1. If you don’t have Python installed already, do so. I’ve only tested on Python 2.6 so unless you’re looking to help test, stick with that.
  2. If you don’t have setuptools installed already, do so. It’s a nice tool to use for installing Python packages.
  3. Once setuptools is installed, type easy_install cmislib

That’s all there is to it. Now you’re ready to connect to your favorite CMIS-compliant repository.

Examples

There’s nothing in cmislib that is specific to any particular vendor. Once you give it your CMIS provider’s service URL and some credentials, it figures out where to go from there. But I haven’t tested with anything other than Alfresco yet, and this thing is still hot out of the oven. If you want to help test it against other CMIS 1.0cd04 repositories I’d love the help.

Anyway, let’s look at some examples using Alfresco’s public CMIS repository.

  1. From the command-line, start the Python shell by typing python then hit enter.
  2. Python 2.6.3 (r263:75183, Oct 22 2009, 20:01:16)
    GCC 4.2.1 (Apple Inc. build 5646)] on darwin
    Type "help", "copyright", "credits" or "license" for more information.
    >>>
  3. Import the CmisClient and Repository classes:
  4. >>> from cmislib.model import CmisClient, Repository
  5. Point the CmisClient at the repository’s service URL
  6. >>> client = CmisClient('http://cmis.alfresco.com/s/cmis', 'admin', 'admin')
  7. Get the default repository for the service
  8. >>> repo = client.getDefaultRepository()
    >>> repo.getRepositoryId()
    u'83beb297-a6fa-4ac5-844b-98c871c0eea9'
  9. Get the repository’s properties. This for-loop spits out everything cmislib knows about the repo.
  10. >>> repo.getRepositoryName()
        u'Main Repository'
    >>> info = repo.getRepositoryInfo()
    >>> for k,v in info.items():
        ...     print "%s:%s" % (k,v)
        ...
        cmisSpecificationTitle:Version 1.0 Committee Draft 04
        cmisVersionSupported:1.0
        repositoryDescription:None
        productVersion:3.2.0 (r2 2440)
        rootFolderId:workspace://SpacesStore/aa1ecedf-9551-49c5-831a-0502bb43f348
        repositoryId:83beb297-a6fa-4ac5-844b-98c871c0eea9
        repositoryName:Main Repository
        vendorName:Alfresco
        productName:Alfresco Repository (Community)

Once you’ve got the Repository object you can start working with folders.

  1. Create a new folder in the root. You should name yours something unique.
  2. >>> root = repo.getRootFolder()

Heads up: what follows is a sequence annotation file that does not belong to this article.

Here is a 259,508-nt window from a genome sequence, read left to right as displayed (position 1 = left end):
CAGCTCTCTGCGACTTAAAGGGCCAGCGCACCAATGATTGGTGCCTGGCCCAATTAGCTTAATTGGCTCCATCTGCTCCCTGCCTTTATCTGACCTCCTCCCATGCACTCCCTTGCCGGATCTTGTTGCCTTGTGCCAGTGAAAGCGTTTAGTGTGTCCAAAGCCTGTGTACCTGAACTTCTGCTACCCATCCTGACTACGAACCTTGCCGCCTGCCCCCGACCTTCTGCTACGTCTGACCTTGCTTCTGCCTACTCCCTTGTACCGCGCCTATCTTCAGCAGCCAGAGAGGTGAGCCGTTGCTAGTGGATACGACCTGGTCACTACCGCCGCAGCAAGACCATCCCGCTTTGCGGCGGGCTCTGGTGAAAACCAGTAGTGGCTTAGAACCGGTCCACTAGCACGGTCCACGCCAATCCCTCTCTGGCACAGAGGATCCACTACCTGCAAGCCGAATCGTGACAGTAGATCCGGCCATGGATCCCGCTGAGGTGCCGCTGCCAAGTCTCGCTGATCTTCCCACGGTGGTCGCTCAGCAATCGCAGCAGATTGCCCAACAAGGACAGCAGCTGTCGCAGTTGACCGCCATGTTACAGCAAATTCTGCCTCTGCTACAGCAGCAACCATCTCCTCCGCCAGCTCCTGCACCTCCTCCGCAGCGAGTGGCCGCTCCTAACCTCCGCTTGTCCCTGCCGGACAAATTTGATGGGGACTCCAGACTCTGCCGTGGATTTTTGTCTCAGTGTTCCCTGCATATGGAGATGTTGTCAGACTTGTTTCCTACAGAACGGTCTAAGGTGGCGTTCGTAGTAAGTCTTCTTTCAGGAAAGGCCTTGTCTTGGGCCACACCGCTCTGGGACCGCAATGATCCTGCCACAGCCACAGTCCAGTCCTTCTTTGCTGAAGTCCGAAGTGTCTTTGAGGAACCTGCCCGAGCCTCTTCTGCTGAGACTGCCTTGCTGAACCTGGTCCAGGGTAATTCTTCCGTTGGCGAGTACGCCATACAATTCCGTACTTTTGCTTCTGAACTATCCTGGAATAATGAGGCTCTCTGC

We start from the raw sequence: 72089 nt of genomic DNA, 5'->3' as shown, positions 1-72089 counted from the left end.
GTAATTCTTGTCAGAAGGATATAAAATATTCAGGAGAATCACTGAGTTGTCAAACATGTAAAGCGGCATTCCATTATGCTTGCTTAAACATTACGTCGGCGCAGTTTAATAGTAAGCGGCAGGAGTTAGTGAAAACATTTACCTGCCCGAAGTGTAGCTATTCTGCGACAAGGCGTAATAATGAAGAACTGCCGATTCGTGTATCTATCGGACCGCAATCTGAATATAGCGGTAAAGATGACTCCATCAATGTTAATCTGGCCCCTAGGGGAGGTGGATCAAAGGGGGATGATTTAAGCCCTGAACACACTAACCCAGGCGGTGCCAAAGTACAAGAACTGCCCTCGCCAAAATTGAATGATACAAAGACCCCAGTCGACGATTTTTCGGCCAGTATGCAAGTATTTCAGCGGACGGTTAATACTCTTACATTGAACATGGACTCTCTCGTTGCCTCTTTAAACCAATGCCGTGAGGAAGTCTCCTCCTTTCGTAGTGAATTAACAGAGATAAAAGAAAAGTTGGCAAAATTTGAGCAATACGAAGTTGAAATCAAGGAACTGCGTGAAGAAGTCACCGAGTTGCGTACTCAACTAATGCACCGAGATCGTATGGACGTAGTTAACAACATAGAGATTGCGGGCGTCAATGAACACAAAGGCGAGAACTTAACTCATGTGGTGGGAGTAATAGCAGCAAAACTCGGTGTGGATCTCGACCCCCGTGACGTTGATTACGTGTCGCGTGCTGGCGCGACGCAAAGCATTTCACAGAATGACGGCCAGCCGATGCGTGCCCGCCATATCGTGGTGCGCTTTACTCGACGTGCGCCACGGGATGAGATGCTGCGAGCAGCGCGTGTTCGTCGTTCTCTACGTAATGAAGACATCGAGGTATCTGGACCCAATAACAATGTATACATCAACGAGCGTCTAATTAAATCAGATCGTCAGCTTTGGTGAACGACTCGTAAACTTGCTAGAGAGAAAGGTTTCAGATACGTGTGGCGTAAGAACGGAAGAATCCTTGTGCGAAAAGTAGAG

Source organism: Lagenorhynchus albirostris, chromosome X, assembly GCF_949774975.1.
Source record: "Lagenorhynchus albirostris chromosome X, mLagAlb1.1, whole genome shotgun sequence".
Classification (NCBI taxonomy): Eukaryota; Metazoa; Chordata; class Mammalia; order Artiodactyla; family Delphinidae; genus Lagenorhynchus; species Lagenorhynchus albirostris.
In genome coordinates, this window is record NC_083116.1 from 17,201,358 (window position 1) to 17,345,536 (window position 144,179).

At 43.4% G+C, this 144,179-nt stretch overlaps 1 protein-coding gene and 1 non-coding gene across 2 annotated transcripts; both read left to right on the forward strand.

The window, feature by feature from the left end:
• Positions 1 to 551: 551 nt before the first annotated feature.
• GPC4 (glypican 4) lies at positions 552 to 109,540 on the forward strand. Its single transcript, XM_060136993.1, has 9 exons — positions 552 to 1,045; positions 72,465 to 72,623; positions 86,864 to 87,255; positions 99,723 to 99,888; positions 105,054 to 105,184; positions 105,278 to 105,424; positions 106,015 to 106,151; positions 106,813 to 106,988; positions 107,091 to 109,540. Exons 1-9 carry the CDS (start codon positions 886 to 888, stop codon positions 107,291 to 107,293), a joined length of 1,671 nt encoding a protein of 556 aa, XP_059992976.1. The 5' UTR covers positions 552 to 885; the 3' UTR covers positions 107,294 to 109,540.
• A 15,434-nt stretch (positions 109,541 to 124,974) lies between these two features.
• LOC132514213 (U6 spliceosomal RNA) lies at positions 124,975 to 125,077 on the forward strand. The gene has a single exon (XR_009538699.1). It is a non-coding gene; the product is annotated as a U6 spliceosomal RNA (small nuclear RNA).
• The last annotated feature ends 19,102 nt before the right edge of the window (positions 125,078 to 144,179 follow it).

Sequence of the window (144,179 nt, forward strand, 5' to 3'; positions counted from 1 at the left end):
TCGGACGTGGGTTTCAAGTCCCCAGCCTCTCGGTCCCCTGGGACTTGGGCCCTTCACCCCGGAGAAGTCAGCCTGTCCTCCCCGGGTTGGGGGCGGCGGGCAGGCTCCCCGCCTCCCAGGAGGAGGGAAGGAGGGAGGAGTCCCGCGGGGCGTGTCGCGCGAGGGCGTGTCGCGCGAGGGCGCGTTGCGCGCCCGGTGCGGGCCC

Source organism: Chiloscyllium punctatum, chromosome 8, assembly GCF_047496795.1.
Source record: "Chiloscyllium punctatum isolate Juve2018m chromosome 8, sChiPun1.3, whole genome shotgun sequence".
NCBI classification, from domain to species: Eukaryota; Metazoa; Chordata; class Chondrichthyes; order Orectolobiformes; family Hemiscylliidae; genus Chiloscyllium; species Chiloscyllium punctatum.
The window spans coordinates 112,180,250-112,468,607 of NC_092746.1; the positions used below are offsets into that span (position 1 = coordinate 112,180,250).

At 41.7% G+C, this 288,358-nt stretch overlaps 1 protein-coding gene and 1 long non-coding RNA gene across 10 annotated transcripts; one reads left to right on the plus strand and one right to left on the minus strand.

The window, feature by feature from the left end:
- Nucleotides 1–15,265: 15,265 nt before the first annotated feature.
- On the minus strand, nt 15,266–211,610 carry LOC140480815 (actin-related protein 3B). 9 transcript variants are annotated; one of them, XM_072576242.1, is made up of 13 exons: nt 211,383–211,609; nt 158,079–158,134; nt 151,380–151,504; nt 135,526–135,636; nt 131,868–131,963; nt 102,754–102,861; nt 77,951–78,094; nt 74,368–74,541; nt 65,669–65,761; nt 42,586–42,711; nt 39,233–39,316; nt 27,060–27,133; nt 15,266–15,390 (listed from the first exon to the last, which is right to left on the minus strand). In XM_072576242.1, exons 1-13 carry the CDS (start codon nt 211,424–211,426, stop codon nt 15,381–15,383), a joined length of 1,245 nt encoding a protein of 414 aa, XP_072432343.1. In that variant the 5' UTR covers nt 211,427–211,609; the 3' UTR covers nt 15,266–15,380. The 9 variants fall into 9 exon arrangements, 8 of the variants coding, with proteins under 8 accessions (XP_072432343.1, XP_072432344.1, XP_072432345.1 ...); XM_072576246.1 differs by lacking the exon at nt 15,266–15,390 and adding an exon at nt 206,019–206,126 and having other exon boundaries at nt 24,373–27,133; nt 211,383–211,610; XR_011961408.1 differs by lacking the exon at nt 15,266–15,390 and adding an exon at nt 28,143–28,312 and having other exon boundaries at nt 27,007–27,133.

>>> someFolder = root.createFolder('someFolder')
    >>> someFolder.getObjectId()
    u'workspace://SpacesStore/91f344ef-84e7-43d8-b379-959c0be7e8fc'
  3. Then, you can create some content:
  4. >>> someFile = open('test.txt', 'r')
    >>> someDoc = someFolder.createDocument('Test Document', contentFile=someFile)
  5. And, if you want, you can dump the properties of the newly-created document (this is a partial list):
  6. >>> props = someDoc.getProperties()
    >>> for k,v in props.items():
    ...     print '%s:%s' % (k,v)
    ...
    cmis:contentStreamMimeType:text/plain
    cmis:creationDate:2009-12-18T10:59:26.667-06:00
    cmis:baseTypeId:cmis:document
    cmis:isLatestMajorVersion:false
    cmis:isImmutable:false
    cmis:isMajorVersion:false
    cmis:objectId:workspace://SpacesStore/2cf36ad5-92b0-4731-94a4-9f3fef25b479
  7. You can also use cmislib to run CMIS queries. Let’s find the doc we just created with a full-text search. (Note that I’m currently seeing a problem with Alfresco in which the CMIS service returns one less result than what’s really there):
  8. >>> results = repo.query("select * from cmis:document where contains('test')")
    >>> for result in results:
    ...     print result.getName()
    ...
    Test Document2
    example test script.js
  9. Alternatively, you can also get objects by their object ID or their path, like this:
  10. >>> someDoc = repo.getObjectByPath('/someFolder/Test Document')
    >>> someDoc.getObjectId()
    u'workspace://SpacesStore/2cf36ad5-92b0-4731-94a4-9f3fef25b479'

Set Python loose on your CMIS repository

These are just a few examples meant to give you a feel for the API. There are several other things you can do with cmislib. The package comes with documentation so look there for more info. If you find any problems and you want to pitch in, you can check out the source from Google Code and create issues there as well.

Give this a try and let me know what you think.

[UPDATE: I had the wrong URL for the Alfresco-hosted CMIS service. It’s fixed now.]

Reminder: DFW Alfresco Meet-up is Monday

Don’t forget to sign-up for the first ever DFW Alfresco Meet-up. It’s happening Monday, 3/9 at Ackerman McQueen over in Las Colinas. Plan to arrive around 5:30 and we’ll start our first topic at 6:00. We’ll hear about Ackerman McQueen’s recent Alfresco WCM-based project as well as the portal implementation built on Alfresco DM and Django (a Python-based framework) from the folks over at Neiman Marcus.

We’re letting Optaros pick up the tab on food and drinks so if you’re doing an Alfresco project right now or considering it, you need to join us. Come share what you’ve learned with others and maybe leave with a few new ideas as well.

Address and directions are on the sign-up page.